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16 Aug 2019

Beijing Takes a Big Step to Open Telecoms/Internet and Media Markets to Foreign Investment

On 15 August 2019, several three-year action plans on opening and reforming key services sectors[1] (“Opening Up Plans”) were published by ten local Beijing authorities, including Beijing local branches of the Ministry of Commerce (MOFCOM) and the National Development and Reform Commission (NDRC). The new Opening Up Plans are backed by the State Council’s 22 February 2019 issuance of the Approval regarding Comprehensively Implementing the Trial Working Plans for Opening Up Beijing Service Businesses.[2]

The Opening Up Plans set out breakthrough measures to allow and attract greater foreign investment across a multitude of sectors with long-standing restrictions, including technology, Internet, finance, education, culture/travel, healthcare, elderly care and professional and commercial business services. Among these measures, the major changes relating to the telecoms/Internet and media sectors, to be implemented by local authorities by the end of 2019, include the following:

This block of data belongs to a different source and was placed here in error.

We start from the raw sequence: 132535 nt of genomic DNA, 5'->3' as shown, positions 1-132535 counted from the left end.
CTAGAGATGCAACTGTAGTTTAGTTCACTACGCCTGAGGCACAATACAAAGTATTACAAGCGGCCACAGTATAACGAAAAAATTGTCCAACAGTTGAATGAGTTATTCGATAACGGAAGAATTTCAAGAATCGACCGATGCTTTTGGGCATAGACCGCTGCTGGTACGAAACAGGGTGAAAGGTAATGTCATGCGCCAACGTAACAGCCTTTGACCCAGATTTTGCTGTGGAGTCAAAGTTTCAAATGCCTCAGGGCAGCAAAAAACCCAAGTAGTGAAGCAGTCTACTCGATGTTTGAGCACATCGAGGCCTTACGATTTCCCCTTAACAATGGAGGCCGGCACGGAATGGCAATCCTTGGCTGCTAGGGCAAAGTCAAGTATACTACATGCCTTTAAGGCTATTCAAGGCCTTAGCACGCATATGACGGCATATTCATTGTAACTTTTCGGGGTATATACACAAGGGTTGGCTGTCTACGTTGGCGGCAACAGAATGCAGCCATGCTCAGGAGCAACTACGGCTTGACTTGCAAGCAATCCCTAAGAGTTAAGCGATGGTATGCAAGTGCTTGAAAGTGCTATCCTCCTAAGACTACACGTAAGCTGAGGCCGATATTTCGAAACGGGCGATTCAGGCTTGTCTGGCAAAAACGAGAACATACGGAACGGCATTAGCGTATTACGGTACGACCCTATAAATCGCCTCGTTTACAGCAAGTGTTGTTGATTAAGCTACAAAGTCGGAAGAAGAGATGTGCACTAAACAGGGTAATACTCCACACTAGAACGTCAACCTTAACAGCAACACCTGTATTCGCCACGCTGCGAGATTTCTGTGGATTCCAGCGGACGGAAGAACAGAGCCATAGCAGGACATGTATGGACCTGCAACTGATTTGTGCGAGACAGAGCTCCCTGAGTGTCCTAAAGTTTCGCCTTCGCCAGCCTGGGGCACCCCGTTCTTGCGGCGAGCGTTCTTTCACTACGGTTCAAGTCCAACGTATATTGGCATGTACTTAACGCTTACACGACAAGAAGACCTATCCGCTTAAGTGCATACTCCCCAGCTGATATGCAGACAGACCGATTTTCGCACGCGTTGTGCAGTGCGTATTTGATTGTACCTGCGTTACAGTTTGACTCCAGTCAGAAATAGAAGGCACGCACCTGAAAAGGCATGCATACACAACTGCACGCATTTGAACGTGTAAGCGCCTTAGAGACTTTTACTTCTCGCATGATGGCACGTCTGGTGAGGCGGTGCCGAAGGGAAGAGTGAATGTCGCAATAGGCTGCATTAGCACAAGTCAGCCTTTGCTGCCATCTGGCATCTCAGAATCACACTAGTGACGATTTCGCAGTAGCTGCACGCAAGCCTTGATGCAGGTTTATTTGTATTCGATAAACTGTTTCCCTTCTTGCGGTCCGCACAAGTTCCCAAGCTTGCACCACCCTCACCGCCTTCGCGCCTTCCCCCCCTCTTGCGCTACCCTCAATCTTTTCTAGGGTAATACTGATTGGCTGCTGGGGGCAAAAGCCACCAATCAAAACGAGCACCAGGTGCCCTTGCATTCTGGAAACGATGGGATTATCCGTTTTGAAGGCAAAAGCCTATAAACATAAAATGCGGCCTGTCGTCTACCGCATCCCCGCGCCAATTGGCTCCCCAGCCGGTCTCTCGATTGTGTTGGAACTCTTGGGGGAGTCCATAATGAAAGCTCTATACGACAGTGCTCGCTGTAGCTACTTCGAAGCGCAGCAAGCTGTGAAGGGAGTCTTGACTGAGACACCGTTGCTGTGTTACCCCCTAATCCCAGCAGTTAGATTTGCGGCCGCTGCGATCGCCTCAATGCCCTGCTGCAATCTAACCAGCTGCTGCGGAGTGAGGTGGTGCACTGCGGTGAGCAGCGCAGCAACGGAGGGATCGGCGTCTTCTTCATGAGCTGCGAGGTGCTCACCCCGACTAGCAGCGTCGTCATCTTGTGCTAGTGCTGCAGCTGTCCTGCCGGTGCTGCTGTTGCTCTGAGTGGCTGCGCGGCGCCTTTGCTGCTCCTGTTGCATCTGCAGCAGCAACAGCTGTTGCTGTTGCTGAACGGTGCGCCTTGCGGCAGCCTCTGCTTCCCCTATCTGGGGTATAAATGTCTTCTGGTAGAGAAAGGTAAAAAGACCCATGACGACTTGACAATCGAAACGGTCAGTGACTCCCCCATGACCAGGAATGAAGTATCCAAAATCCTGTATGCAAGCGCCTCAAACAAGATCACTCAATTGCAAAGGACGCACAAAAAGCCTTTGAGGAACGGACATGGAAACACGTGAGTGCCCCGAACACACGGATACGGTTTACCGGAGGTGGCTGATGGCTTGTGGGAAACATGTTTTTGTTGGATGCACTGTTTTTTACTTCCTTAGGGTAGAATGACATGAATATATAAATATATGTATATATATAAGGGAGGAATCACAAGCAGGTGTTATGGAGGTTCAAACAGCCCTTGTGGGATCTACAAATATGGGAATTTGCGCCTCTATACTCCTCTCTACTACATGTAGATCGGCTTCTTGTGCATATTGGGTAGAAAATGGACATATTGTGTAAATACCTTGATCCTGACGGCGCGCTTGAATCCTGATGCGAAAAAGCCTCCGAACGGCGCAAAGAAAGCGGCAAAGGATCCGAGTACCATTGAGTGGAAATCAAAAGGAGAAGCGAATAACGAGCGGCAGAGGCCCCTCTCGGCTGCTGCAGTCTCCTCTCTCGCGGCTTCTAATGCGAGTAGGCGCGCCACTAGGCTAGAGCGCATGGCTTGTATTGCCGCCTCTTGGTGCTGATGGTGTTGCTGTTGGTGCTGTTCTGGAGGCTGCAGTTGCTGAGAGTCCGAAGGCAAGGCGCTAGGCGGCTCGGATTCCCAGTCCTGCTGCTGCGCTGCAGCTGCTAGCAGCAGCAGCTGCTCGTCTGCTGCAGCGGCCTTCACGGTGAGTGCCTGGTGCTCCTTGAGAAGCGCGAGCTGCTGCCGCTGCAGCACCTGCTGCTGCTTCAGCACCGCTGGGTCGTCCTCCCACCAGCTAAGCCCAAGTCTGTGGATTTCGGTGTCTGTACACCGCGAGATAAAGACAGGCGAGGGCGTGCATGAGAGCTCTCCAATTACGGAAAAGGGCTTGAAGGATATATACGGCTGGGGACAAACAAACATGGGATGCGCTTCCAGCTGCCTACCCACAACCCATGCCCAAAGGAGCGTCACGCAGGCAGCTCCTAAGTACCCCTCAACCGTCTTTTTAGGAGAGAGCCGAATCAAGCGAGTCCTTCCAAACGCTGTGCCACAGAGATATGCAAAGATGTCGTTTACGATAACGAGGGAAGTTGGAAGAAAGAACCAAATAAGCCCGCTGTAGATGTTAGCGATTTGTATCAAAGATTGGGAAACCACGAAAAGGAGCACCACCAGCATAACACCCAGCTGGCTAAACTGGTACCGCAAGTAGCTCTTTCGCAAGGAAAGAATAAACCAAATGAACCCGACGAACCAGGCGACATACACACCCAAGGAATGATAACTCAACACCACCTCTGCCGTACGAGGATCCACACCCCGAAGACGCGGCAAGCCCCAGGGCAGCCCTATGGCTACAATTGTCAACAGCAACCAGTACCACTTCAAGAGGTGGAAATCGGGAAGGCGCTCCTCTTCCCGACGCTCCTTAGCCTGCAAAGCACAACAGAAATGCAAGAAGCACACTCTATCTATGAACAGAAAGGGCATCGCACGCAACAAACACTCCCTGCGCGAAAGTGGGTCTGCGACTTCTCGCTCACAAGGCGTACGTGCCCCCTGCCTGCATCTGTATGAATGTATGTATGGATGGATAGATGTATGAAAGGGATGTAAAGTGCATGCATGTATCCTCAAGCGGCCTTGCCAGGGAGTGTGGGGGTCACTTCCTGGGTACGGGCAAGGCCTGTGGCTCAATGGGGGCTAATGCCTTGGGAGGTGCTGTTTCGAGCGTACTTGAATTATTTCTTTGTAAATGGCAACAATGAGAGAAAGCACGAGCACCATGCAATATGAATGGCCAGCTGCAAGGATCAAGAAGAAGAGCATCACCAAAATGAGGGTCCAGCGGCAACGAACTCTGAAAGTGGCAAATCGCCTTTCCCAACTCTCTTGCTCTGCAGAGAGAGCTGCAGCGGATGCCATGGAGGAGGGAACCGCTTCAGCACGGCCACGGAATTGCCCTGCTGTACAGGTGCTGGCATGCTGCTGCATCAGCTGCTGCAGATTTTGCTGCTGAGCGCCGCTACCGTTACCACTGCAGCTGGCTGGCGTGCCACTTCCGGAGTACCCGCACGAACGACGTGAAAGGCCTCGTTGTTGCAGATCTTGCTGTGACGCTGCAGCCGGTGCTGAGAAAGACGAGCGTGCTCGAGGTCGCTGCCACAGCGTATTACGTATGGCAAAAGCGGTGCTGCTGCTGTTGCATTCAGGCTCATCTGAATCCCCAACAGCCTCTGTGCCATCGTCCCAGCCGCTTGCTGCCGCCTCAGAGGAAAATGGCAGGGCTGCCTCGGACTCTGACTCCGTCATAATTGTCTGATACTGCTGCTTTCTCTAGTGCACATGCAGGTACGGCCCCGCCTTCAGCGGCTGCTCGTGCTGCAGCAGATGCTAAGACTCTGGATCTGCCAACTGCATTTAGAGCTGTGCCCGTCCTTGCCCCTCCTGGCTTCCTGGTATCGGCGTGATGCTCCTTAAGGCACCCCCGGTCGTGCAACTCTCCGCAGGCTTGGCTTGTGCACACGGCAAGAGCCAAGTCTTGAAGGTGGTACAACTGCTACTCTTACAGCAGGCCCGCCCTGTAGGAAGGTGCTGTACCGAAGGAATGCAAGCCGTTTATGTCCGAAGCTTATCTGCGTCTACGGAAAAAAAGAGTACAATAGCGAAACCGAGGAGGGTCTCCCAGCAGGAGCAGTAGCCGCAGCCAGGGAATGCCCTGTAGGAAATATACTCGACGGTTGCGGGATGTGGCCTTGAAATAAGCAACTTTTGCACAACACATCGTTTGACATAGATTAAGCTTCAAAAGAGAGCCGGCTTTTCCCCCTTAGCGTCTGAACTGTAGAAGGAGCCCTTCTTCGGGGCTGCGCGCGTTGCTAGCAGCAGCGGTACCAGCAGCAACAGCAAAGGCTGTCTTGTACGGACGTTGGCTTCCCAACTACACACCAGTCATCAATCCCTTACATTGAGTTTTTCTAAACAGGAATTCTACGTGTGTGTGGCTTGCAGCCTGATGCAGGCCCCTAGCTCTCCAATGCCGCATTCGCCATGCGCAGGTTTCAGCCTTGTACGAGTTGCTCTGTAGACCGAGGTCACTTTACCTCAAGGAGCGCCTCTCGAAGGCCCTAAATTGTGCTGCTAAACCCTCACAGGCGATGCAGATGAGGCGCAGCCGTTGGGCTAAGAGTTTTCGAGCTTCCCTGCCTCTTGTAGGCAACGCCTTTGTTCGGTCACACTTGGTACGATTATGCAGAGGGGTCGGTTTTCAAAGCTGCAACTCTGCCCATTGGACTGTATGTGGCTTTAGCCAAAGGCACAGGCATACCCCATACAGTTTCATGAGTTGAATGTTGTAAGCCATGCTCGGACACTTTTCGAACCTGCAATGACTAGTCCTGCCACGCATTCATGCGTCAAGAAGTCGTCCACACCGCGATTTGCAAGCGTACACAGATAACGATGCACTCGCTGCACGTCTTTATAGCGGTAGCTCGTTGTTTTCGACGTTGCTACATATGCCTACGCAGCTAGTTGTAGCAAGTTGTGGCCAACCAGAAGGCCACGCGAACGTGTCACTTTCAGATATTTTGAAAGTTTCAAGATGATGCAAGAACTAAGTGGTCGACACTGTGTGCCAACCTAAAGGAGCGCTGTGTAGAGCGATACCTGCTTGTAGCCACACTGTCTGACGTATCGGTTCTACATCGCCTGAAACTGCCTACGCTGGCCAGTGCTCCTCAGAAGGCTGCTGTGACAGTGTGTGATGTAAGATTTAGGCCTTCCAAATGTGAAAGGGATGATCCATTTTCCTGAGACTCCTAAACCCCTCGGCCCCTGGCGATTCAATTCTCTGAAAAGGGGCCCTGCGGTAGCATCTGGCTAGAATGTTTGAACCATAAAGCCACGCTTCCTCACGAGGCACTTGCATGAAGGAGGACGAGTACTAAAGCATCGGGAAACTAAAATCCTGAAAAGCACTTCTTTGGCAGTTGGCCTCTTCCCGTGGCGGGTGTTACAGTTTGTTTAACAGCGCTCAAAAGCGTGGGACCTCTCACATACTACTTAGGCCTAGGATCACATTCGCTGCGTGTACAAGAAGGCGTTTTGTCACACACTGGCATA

Relaxing foreign investment shareholding restrictions in certain sub-categories of value-added telecommunications services (VATS), including:

  • Allowing up to 50% foreign investment in Internet data center (IDC) services, Internet resource collaborative (IRC) services (a.k.a. “cloud services”) and domestic Internet protocol virtual private network (VPN) services. IDC and IRC services have thus far only been open to certain investors from Hong Kong or Macau,[3] and VPN only to those investors and to any foreigners investing in the Shanghai Free Trade Zone (but for all the aforementioned, subject to a 50% shareholding limitation).  To date, non-CEPA international cloud operators have enjoyed only very limited market access, through contractual arrangements with qualified local partners rather than holding any actual equity in a formal joint venture company.